Better tools are need to end tuberculosis and anti-microbial resistance
By the time you finish reading this piece, 12 people will have died from tuberculosis (TB). Every 15 seconds, a life is lost to TB. It is unacceptable that this highly infectious disease, discovered over a hundred years ago, kills around 1.5 million people every year.
And the numbers are growing. Before the COVID-19 pandemic, TB was the deadliest infectious disease.
Now, the pandemic has undone years of progress in tackling TB, with the World Health Organisation’s (WHO) latest Global Tuberculosis Report highlighting that TB deaths increased for the first time in over a decade in 2020, with projections suggesting that the number of people developing and dying from TB could be even higher in coming years.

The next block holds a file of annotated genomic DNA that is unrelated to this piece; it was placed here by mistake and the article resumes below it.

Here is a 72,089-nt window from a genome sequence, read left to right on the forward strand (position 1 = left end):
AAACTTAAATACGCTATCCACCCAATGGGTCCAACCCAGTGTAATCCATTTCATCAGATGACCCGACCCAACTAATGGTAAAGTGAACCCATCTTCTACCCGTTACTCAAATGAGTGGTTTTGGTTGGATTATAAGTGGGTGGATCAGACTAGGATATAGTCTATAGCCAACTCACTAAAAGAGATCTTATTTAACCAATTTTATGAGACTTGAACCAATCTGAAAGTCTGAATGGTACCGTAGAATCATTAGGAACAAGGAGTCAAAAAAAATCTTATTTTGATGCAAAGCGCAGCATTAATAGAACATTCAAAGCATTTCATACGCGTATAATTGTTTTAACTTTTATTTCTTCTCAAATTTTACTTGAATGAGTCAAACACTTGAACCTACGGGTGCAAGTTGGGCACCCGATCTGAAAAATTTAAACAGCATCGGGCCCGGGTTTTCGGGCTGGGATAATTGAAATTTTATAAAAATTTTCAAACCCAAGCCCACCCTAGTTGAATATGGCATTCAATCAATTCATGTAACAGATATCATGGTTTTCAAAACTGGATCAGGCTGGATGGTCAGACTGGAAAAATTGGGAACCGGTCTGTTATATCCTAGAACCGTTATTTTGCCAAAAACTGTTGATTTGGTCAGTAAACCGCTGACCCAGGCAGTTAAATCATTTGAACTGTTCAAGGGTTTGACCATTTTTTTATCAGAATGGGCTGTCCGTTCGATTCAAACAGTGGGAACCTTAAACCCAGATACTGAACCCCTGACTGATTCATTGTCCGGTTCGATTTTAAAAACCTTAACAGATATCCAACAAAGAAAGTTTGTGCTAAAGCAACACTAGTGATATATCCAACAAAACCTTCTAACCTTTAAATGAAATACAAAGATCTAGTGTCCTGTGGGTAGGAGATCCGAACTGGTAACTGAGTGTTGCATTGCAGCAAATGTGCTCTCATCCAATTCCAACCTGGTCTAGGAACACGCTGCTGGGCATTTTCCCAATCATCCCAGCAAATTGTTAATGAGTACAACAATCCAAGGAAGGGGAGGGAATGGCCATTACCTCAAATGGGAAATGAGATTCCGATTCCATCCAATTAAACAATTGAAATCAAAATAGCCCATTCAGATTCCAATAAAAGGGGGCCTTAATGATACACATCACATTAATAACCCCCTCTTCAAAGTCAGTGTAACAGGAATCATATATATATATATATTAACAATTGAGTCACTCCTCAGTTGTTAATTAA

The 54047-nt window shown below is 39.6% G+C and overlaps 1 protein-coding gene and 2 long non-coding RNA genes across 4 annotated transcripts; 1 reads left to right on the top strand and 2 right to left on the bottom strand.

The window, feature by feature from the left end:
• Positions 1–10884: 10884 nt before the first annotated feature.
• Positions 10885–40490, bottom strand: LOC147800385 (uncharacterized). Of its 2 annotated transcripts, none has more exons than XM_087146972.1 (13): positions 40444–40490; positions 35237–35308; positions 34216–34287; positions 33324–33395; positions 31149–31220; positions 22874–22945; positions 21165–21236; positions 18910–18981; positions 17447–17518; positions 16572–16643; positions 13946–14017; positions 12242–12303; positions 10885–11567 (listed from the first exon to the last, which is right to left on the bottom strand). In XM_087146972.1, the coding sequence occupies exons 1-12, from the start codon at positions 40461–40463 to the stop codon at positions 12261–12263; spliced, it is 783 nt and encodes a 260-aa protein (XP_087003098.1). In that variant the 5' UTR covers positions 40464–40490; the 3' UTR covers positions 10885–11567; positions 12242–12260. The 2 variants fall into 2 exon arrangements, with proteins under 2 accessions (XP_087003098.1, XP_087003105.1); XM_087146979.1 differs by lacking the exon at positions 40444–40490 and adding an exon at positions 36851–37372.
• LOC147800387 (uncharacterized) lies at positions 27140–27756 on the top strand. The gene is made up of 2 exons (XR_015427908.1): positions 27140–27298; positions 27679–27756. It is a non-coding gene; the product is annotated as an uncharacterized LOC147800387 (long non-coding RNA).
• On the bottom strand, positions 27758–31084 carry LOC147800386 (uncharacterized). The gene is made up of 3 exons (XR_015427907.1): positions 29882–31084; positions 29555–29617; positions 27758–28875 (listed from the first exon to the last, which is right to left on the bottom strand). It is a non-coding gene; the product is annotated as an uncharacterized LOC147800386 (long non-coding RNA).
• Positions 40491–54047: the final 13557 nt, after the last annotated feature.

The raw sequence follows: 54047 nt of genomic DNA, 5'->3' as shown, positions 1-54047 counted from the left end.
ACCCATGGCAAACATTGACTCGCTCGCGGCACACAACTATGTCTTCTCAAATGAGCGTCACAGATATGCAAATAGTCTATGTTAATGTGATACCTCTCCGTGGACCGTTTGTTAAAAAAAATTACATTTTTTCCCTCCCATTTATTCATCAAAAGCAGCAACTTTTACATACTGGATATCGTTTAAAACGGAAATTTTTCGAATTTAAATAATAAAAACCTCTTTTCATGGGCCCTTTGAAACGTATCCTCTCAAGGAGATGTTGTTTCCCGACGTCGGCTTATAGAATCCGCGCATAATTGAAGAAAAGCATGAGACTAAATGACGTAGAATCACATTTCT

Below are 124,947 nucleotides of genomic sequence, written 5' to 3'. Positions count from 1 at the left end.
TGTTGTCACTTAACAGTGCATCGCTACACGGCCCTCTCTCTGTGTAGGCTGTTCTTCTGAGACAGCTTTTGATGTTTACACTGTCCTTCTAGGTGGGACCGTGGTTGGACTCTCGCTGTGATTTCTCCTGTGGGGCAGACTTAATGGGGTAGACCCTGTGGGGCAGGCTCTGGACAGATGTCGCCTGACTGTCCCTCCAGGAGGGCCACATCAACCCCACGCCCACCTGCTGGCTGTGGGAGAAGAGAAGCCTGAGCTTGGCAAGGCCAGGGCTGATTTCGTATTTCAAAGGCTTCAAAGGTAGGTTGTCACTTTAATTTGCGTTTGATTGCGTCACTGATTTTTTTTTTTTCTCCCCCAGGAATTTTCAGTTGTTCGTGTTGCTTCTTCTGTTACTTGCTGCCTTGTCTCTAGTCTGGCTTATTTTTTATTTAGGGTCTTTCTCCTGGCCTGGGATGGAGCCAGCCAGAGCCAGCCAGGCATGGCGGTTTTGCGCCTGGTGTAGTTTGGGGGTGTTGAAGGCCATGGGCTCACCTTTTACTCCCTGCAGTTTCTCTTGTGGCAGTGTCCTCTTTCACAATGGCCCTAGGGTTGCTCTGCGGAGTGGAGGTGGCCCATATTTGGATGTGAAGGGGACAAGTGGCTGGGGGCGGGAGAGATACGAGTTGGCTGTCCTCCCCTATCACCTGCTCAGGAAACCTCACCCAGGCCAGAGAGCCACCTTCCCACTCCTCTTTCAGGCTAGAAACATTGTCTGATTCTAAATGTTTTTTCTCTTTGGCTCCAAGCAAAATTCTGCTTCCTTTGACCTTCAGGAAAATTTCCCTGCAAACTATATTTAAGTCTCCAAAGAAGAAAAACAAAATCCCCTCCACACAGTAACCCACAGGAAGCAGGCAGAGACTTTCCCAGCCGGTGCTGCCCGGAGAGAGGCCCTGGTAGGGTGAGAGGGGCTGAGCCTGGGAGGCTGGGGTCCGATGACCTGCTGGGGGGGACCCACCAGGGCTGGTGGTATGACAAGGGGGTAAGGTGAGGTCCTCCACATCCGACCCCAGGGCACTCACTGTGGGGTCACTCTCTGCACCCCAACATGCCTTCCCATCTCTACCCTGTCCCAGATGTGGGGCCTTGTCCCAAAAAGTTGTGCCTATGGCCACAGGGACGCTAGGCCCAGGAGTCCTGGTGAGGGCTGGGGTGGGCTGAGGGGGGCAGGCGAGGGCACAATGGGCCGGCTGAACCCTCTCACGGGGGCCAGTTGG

A multitude of crises, including global pandemics, climate change, and armed conflicts, have significant repercussions on managing infectious diseases like TB. Challenges with providing and accessing essential TB services during the COVID-19 pandemic have meant that many people with TB have gone undiagnosed, and many have lost access to their treatment.
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